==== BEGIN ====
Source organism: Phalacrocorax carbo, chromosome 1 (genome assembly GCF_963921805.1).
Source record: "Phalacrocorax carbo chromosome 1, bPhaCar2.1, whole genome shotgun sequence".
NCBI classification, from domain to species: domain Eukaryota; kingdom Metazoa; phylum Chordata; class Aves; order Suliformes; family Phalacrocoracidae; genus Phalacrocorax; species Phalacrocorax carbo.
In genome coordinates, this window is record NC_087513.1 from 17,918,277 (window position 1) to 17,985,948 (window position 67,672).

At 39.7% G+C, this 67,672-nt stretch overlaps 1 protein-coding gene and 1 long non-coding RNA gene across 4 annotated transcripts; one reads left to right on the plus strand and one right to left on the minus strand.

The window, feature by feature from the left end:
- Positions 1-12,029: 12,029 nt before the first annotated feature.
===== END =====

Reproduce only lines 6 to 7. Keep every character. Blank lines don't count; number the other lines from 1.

The window, feature by feature from the left end:
- Positions 1-12,029: 12,029 nt before the first annotated feature.